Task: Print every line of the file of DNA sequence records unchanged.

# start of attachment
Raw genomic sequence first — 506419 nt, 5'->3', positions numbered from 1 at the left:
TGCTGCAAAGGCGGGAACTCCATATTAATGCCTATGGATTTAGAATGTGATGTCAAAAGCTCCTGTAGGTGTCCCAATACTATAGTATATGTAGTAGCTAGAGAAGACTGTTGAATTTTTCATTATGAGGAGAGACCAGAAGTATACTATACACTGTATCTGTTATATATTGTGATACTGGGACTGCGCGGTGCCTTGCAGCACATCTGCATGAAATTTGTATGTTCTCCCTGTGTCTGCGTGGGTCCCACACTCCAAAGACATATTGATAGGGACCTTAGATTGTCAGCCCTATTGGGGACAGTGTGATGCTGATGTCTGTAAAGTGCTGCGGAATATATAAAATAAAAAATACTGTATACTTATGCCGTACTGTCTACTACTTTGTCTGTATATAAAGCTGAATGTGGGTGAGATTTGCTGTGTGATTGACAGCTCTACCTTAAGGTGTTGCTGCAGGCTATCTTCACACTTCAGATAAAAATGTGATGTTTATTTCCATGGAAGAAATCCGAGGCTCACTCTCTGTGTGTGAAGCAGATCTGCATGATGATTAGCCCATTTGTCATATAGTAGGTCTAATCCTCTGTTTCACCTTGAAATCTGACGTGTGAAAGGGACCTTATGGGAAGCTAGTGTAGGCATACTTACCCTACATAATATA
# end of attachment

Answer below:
Raw genomic sequence first — 506419 nt, 5'->3', positions numbered from 1 at the left:
TGCTGCAAAGGCGGGAACTCCATATTAATGCCTATGGATTTAGAATGTGATGTCAAAAGCTCCTGTAGGTGTCCCAATACTATAGTATATGTAGTAGCTAGAGAAGACTGTTGAATTTTTCATTATGAGGAGAGACCAGAAGTATACTATACACTGTATCTGTTATATATTGTGATACTGGGACTGCGCGGTGCCTTGCAGCACATCTGCATGAAATTTGTATGTTCTCCCTGTGTCTGCGTGGGTCCCACACTCCAAAGACATATTGATAGGGACCTTAGATTGTCAGCCCTATTGGGGACAGTGTGATGCTGATGTCTGTAAAGTGCTGCGGAATATATAAAATAAAAAATACTGTATACTTATGCCGTACTGTCTACTACTTTGTCTGTATATAAAGCTGAATGTGGGTGAGATTTGCTGTGTGATTGACAGCTCTACCTTAAGGTGTTGCTGCAGGCTATCTTCACACTTCAGATAAAAATGTGATGTTTATTTCCATGGAAGAAATCCGAGGCTCACTCTCTGTGTGTGAAGCAGATCTGCATGATGATTAGCCCATTTGTCATATAGTAGGTCTAATCCTCTGTTTCACCTTGAAATCTGACGTGTGAAAGGGACCTTATGGGAAGCTAGTGTAGGCATACTTACCCTACATAATATA